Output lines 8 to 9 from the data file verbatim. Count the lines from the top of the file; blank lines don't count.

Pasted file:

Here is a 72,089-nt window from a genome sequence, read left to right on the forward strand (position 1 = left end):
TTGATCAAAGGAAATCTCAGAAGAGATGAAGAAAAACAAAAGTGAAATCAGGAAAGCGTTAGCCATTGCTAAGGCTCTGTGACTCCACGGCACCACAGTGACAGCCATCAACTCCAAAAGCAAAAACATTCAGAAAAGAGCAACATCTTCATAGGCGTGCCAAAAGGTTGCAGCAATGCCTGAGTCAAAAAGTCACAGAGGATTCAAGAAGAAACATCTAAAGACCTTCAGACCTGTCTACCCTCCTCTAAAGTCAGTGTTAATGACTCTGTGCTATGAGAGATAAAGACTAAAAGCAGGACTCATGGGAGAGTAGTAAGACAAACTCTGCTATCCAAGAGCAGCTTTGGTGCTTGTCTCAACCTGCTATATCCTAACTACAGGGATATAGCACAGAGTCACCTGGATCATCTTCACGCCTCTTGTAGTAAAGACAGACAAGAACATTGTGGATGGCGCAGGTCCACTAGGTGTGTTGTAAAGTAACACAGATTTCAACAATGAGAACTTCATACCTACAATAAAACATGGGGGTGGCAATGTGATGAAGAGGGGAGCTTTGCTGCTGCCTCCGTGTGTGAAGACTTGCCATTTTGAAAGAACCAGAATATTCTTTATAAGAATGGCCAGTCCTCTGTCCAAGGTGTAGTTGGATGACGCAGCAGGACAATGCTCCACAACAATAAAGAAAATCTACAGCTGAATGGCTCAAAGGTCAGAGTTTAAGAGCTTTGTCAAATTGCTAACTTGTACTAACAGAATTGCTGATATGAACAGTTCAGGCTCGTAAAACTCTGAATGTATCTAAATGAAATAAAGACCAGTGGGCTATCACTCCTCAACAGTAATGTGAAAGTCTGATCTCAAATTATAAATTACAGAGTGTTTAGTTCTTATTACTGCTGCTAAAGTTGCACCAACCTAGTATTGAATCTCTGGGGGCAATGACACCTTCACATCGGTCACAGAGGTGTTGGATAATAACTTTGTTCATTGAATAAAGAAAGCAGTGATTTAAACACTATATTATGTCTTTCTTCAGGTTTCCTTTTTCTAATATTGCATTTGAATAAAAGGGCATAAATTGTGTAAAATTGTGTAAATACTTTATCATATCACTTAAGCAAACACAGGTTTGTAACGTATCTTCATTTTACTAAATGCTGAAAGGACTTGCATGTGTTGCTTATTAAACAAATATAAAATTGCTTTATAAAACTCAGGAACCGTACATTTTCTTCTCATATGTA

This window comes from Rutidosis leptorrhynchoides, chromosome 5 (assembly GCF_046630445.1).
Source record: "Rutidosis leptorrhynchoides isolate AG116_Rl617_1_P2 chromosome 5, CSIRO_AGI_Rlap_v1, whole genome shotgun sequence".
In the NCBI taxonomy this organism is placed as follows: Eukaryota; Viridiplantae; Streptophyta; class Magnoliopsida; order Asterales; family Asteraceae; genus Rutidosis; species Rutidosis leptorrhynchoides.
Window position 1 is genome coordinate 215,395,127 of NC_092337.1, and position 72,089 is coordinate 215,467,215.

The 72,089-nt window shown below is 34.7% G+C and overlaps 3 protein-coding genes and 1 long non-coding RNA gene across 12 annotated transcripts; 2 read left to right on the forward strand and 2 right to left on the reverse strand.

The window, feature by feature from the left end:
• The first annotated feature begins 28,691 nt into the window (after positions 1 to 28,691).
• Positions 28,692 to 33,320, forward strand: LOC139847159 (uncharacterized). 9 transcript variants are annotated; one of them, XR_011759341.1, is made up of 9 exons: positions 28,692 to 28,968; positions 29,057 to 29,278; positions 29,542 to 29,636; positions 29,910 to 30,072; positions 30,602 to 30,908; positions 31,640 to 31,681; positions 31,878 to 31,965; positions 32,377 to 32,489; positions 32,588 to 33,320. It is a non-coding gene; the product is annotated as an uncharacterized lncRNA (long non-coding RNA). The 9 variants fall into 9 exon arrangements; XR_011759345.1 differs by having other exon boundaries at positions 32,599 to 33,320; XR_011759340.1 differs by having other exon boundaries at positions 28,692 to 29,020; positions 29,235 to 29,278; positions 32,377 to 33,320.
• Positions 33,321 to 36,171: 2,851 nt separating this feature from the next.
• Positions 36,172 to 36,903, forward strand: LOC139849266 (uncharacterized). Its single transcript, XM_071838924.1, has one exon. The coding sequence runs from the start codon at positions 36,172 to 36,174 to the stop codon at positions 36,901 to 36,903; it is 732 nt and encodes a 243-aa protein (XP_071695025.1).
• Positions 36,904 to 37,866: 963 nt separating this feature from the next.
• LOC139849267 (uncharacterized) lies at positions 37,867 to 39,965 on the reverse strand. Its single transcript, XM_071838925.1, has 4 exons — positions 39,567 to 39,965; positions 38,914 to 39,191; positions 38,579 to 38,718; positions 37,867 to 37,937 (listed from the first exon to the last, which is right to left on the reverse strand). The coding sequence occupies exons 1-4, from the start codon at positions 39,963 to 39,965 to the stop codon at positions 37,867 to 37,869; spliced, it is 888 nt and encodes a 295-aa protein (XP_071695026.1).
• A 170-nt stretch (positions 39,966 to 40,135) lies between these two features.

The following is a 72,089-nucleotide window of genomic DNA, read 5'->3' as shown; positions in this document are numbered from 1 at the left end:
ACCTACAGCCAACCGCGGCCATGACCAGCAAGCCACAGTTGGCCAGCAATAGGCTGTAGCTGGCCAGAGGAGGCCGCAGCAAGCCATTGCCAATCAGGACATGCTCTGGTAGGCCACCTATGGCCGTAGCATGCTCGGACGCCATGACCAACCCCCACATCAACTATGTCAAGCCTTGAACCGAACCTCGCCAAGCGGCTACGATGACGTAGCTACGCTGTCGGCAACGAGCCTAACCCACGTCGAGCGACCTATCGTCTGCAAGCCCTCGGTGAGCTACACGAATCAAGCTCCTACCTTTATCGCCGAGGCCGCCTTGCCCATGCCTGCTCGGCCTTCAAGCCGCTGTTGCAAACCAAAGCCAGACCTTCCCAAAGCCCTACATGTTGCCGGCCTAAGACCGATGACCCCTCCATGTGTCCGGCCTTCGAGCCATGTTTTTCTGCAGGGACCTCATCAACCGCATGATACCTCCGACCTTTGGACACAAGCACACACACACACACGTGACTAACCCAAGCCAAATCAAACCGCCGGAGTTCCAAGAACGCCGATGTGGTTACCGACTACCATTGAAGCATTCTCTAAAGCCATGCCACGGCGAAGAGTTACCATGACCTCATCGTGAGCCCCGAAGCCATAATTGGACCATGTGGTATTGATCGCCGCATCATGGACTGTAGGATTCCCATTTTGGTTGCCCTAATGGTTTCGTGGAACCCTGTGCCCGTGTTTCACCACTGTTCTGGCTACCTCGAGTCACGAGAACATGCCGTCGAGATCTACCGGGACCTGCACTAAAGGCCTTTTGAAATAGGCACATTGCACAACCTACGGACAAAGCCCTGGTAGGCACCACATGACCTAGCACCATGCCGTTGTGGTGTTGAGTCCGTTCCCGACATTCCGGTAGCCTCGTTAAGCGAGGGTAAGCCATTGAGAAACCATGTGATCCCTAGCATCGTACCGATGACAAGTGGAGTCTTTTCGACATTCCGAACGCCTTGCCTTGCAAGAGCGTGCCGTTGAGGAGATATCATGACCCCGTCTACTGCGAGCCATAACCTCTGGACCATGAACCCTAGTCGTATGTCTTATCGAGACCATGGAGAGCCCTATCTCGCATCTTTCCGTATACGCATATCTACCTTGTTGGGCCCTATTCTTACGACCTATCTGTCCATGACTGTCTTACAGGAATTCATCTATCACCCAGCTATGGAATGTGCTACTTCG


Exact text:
The window, feature by feature from the left end:
• The first annotated feature begins 28,691 nt into the window (after positions 1 to 28,691).